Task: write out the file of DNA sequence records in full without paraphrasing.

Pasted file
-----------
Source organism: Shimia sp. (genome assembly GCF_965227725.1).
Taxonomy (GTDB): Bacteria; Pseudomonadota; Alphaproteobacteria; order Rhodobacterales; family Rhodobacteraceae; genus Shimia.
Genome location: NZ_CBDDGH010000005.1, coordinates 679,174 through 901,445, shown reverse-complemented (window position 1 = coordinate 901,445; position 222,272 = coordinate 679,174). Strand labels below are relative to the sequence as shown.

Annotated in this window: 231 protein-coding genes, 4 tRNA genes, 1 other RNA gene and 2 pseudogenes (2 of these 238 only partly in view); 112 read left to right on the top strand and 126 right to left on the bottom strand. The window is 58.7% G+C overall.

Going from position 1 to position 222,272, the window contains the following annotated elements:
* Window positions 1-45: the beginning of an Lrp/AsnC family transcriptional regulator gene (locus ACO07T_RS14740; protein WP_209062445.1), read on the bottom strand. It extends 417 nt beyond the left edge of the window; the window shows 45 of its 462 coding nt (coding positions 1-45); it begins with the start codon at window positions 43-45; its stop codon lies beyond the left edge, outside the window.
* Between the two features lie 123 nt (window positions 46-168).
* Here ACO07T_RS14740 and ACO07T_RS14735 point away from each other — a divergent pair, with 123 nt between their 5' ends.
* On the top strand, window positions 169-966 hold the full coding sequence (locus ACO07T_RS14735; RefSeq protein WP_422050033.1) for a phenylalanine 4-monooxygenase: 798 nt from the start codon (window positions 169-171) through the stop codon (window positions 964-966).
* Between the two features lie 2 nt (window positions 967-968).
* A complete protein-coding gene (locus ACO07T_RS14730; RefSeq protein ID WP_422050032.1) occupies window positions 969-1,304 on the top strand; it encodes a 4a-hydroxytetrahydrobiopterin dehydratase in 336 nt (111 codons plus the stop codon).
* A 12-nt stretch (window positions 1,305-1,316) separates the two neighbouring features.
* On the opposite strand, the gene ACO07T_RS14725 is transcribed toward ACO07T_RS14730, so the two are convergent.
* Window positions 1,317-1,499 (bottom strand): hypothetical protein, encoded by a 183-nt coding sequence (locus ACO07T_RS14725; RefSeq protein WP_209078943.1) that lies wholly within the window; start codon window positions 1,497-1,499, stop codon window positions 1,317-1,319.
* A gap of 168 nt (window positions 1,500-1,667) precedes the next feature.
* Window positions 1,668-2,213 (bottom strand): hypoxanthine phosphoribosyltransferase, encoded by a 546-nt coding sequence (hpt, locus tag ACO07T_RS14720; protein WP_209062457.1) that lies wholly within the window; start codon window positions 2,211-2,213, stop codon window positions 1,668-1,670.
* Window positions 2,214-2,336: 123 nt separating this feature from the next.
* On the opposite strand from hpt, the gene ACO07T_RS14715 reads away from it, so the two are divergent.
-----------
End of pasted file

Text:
Source organism: Shimia sp. (genome assembly GCF_965227725.1).
Taxonomy (GTDB): Bacteria; Pseudomonadota; Alphaproteobacteria; order Rhodobacterales; family Rhodobacteraceae; genus Shimia.
Genome location: NZ_CBDDGH010000005.1, coordinates 679,174 through 901,445, shown reverse-complemented (window position 1 = coordinate 901,445; position 222,272 = coordinate 679,174). Strand labels below are relative to the sequence as shown.

Annotated in this window: 231 protein-coding genes, 4 tRNA genes, 1 other RNA gene and 2 pseudogenes (2 of these 238 only partly in view); 112 read left to right on the top strand and 126 right to left on the bottom strand. The window is 58.7% G+C overall.

Going from position 1 to position 222,272, the window contains the following annotated elements:
* Window positions 1-45: the beginning of an Lrp/AsnC family transcriptional regulator gene (locus ACO07T_RS14740; protein WP_209062445.1), read on the bottom strand. It extends 417 nt beyond the left edge of the window; the window shows 45 of its 462 coding nt (coding positions 1-45); it begins with the start codon at window positions 43-45; its stop codon lies beyond the left edge, outside the window.
* Between the two features lie 123 nt (window positions 46-168).
* Here ACO07T_RS14740 and ACO07T_RS14735 point away from each other — a divergent pair, with 123 nt between their 5' ends.
* On the top strand, window positions 169-966 hold the full coding sequence (locus ACO07T_RS14735; RefSeq protein WP_422050033.1) for a phenylalanine 4-monooxygenase: 798 nt from the start codon (window positions 169-171) through the stop codon (window positions 964-966).
* Between the two features lie 2 nt (window positions 967-968).
* A complete protein-coding gene (locus ACO07T_RS14730; RefSeq protein ID WP_422050032.1) occupies window positions 969-1,304 on the top strand; it encodes a 4a-hydroxytetrahydrobiopterin dehydratase in 336 nt (111 codons plus the stop codon).
* A 12-nt stretch (window positions 1,305-1,316) separates the two neighbouring features.
* On the opposite strand, the gene ACO07T_RS14725 is transcribed toward ACO07T_RS14730, so the two are convergent.
* Window positions 1,317-1,499 (bottom strand): hypothetical protein, encoded by a 183-nt coding sequence (locus ACO07T_RS14725; RefSeq protein WP_209078943.1) that lies wholly within the window; start codon window positions 1,497-1,499, stop codon window positions 1,317-1,319.
* A gap of 168 nt (window positions 1,500-1,667) precedes the next feature.
* Window positions 1,668-2,213 (bottom strand): hypoxanthine phosphoribosyltransferase, encoded by a 546-nt coding sequence (hpt, locus tag ACO07T_RS14720; protein WP_209062457.1) that lies wholly within the window; start codon window positions 2,211-2,213, stop codon window positions 1,668-1,670.
* Window positions 2,214-2,336: 123 nt separating this feature from the next.
* On the opposite strand from hpt, the gene ACO07T_RS14715 reads away from it, so the two are divergent.